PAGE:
Progress is part of the natural course of development in autistics, as it is in non-autistics, but development in autism may not proceed in the same order as is considered normal for non-autistics. Autistics may, e.g., seem advanced in some areas and delayed in others. Seen in perspective, this means that in comparison with autistics, non-autistics are likely to be advanced in some areas and delayed in others. Non-autistics may need a great deal of assistance in learning things that autistics learn easily, and the reverse may also be true. Seeing as we don't declare non-autistics to be "succeeding in treatment" or "less severely non-autistic" or "recovered" when they develop and learn, it should be clear that describing autistics in these kinds of terms is misleading and prejudicial.

Autistics are alert and aware of what is happening around us, even though we may not be able to show this or respond in expected, typical ways. Autistics also may not communicate in typical ways, and in some situations, will find it difficult to communicate at all. However, this does not reflect a fundamental inability or unwillingness to communicate. Autistics want to communicate, and can do so when provided with a context in which communication is both possible and responded to. This is also true of non-autistics, but non-autistics are much more likely to be provided with contexts in which they can communicate successfully.

Dividing autism into "severe" and "mild", or in similar ways, is misleading and harmful. Autistics may differ in the extent to which autistic traits are or are not obvious, and this may vary in individual autistics from hour to hour, day to day, and year to year, depending on many factors, including on what kind of context an autistic lives in. The extent to which autistic traits are or are not evident in any individual autistic is unrelated to our intelligence and our outcomes as adults. However, societal prejudices against autistic traits may prevent autistics whose traits are more obvious from being considered able to learn, to communicate, to make decisions about our lives, to walk around freely, to be employed, etc.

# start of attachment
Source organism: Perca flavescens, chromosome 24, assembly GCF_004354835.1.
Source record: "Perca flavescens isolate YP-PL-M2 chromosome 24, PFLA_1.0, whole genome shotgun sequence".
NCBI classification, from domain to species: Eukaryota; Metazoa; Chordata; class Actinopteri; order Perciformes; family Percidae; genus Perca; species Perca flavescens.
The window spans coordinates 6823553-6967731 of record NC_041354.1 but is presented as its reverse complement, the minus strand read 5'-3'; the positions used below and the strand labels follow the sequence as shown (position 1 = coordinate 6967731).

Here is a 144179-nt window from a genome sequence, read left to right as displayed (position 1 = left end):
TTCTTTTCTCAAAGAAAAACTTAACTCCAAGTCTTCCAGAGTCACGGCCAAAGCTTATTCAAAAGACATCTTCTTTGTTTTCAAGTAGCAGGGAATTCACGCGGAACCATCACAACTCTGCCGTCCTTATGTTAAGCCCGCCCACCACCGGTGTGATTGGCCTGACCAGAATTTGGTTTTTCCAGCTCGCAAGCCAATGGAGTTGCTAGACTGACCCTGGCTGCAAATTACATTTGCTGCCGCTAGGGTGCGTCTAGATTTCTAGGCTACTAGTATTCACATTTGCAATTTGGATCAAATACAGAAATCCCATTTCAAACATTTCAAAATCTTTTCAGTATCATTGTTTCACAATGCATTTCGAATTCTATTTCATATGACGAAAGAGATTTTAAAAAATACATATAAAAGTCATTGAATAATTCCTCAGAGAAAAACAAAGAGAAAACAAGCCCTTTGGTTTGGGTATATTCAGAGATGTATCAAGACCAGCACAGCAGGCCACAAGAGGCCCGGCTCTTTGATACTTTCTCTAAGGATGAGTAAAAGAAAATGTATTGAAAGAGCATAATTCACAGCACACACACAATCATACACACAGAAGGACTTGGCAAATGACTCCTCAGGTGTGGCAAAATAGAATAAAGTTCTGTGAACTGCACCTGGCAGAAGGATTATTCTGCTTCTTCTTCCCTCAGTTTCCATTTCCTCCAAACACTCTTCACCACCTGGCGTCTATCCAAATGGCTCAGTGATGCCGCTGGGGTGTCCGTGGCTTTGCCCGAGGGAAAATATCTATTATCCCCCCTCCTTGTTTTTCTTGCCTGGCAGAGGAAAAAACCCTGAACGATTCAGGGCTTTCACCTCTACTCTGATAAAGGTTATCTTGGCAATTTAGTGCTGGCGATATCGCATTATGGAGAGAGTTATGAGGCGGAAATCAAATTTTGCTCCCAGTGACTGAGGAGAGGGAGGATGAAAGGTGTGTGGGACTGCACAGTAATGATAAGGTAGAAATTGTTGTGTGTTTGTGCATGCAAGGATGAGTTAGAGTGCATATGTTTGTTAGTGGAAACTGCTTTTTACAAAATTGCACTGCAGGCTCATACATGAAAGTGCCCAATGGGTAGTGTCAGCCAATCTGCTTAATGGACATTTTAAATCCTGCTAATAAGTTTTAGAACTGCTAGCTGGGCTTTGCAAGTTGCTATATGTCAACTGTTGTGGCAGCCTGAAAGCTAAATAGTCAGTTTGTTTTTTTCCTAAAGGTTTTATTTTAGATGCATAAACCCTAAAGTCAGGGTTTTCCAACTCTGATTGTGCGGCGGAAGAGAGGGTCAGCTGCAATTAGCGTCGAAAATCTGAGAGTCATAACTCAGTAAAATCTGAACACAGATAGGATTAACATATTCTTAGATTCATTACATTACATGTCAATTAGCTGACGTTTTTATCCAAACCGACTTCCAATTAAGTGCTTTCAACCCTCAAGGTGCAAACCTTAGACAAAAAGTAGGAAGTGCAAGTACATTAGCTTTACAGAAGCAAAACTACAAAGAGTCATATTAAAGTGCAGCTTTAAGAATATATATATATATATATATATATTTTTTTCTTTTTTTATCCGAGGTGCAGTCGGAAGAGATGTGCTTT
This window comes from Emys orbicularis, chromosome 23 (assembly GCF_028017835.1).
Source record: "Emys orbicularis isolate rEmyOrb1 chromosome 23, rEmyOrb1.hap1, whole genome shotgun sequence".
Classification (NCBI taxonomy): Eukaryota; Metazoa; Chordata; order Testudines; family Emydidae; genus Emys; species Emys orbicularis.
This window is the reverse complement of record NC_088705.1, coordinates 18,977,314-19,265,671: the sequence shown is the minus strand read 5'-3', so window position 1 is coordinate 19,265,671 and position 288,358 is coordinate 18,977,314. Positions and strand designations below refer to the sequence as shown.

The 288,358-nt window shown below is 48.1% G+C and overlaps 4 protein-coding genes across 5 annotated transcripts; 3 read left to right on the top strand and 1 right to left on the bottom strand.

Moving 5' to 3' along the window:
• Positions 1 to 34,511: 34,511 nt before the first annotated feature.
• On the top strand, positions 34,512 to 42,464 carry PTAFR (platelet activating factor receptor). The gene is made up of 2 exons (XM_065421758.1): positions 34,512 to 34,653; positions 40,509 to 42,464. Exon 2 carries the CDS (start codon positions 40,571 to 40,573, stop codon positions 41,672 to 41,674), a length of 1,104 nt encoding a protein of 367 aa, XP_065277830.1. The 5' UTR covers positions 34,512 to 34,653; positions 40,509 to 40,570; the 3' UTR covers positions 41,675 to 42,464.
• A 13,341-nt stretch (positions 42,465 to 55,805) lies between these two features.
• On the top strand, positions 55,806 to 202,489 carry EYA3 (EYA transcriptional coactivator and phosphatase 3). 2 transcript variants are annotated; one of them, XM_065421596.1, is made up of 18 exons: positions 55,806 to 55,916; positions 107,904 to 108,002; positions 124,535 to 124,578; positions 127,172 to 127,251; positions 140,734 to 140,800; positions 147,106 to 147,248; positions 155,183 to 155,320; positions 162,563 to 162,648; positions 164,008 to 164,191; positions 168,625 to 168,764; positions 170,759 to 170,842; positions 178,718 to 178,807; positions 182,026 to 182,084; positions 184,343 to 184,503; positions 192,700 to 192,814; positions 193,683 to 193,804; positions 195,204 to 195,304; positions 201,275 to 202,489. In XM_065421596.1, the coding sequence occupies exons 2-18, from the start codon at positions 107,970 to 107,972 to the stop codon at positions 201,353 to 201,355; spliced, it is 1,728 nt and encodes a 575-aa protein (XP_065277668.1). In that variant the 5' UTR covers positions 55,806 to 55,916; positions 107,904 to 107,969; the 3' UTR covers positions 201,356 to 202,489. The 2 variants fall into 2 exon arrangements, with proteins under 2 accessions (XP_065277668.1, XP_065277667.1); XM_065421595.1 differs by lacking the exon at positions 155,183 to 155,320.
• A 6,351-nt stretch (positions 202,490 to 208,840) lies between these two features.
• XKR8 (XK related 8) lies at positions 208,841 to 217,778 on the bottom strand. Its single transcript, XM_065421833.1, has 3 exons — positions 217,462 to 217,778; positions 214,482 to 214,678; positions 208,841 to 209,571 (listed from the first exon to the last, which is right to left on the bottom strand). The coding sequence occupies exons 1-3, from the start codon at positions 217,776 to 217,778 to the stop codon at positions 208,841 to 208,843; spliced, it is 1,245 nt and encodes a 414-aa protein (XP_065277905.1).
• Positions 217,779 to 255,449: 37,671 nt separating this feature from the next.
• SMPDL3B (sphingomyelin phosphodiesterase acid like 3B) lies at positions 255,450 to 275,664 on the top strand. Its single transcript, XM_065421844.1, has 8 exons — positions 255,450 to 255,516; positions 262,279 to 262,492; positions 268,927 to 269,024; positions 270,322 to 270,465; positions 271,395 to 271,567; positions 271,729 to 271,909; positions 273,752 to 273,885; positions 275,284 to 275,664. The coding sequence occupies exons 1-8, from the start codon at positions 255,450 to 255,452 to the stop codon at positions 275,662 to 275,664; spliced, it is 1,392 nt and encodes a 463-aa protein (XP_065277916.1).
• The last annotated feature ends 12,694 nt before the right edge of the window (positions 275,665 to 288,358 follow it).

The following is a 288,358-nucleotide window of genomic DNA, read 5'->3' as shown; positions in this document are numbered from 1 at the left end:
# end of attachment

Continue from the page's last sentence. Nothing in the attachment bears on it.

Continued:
Michelle Dawson
Pervasive Developmental Disorders Specialized Clinic
Rivière des Prairies Hospital
University of Montréal


Autism Web Resources

– jypsy’s Picks - /run.htm RUNMAN's Race Page – Alex’s running & race page. Ooops…Wrong Planet! – My website Autistic Success - My Brief to The Senate Standing Committee on Social Affairs, Science, and Technology. The Honourable M. J.L Kirby, Chair Getting The Truth Out - *Highly* recommended, but must be read *to the end*. Autism_Hub - The best in autism related blogging - Honoring the variety of human wiring - The REAL Voice of Autism Library Autistic Advocacy Oddizms The Autism Acceptance Project No Autistics Allowed - Explorations in discrimination against autistics Police and Autism: Avoiding Unfortunate Situations - Dennis Debbaudt Autism Risk and Safety Management - Dennis Debbaudt Dennis Debbaudt ‘s Autism Risk & Safety Newsgroup - For those interested in developing positive interactions within the autism spectrum disorders and law enforcement communities.


At 1:37 PM, Blogger Anne said...

Congratulations on a very successful project.

At 1:46 PM, Blogger Autism Diva said...

Thanks again, jypsy. This was a really wonderful idea and carried out so beautifully.